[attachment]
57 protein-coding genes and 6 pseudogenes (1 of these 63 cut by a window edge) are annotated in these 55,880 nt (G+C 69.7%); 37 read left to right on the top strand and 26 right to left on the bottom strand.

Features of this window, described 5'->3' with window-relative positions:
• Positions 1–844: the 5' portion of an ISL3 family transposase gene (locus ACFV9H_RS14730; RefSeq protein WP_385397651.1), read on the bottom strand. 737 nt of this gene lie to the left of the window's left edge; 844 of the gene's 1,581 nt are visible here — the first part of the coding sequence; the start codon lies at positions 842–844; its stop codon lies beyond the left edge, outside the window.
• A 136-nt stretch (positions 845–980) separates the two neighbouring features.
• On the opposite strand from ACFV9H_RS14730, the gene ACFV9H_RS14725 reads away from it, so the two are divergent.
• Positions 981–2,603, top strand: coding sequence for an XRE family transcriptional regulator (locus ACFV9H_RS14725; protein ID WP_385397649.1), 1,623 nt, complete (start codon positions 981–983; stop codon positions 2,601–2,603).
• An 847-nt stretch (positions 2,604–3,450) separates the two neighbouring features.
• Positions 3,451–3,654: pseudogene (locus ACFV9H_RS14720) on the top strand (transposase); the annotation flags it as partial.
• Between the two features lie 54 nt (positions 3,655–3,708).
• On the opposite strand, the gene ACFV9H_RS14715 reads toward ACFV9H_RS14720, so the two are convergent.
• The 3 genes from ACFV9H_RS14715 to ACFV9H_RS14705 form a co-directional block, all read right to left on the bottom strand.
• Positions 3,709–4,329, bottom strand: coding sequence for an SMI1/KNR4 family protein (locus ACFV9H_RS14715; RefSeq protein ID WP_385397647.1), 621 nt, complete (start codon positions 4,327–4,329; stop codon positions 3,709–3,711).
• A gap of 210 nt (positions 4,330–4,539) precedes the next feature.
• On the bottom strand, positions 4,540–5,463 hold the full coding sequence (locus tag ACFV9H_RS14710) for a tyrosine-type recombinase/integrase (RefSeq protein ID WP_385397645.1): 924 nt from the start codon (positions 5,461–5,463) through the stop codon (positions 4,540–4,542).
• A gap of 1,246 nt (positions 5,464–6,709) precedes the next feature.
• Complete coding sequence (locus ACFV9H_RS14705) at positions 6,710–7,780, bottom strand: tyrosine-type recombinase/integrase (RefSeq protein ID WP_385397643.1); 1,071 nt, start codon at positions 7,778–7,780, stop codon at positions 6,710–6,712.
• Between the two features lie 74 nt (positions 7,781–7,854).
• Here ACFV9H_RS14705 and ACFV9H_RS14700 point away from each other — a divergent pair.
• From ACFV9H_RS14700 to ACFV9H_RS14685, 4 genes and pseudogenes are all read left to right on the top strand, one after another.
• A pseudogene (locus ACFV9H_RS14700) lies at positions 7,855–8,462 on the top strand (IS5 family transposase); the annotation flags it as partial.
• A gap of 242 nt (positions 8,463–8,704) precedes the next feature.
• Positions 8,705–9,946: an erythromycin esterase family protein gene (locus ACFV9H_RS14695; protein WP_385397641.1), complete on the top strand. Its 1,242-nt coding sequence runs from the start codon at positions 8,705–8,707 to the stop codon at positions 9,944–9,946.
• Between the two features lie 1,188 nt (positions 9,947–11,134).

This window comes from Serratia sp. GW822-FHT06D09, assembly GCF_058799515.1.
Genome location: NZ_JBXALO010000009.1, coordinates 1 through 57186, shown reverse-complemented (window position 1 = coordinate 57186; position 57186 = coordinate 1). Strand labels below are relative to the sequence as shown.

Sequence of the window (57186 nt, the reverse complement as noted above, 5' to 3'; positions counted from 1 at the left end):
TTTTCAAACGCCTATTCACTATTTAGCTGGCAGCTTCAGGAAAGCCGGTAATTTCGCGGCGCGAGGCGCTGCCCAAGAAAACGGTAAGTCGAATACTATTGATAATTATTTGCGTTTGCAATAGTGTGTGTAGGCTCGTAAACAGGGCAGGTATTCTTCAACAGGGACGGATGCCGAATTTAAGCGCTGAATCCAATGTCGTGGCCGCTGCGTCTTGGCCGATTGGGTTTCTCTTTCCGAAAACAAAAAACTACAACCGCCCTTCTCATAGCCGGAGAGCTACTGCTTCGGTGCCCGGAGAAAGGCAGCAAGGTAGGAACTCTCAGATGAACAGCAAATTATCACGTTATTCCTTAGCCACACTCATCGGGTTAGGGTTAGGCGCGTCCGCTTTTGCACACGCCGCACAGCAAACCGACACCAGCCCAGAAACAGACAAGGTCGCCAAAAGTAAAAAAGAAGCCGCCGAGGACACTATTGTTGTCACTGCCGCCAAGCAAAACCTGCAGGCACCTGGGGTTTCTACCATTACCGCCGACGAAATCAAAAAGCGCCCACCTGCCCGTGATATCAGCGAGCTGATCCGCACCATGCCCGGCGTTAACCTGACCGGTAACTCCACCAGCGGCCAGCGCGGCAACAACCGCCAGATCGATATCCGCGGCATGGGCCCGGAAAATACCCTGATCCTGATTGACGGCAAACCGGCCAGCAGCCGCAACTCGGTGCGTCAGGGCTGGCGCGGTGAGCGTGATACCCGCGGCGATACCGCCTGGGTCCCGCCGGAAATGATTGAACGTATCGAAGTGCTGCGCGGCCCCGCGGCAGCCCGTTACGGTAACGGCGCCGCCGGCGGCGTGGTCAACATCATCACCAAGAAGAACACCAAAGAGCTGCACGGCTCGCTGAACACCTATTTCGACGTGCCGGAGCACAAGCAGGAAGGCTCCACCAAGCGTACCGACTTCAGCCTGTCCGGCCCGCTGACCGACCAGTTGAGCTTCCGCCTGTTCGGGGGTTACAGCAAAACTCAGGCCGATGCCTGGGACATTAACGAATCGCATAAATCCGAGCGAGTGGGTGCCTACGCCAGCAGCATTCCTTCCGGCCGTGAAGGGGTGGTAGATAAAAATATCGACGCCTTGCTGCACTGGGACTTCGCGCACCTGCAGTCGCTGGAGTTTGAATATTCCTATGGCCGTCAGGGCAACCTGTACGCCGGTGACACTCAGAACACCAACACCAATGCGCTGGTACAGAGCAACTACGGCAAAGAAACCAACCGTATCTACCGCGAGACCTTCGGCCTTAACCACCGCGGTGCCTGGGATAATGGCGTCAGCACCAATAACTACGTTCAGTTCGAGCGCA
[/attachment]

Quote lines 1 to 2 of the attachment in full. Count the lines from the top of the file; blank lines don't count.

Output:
57 protein-coding genes and 6 pseudogenes (1 of these 63 cut by a window edge) are annotated in these 55,880 nt (G+C 69.7%); 37 read left to right on the top strand and 26 right to left on the bottom strand.

Features of this window, described 5'->3' with window-relative positions: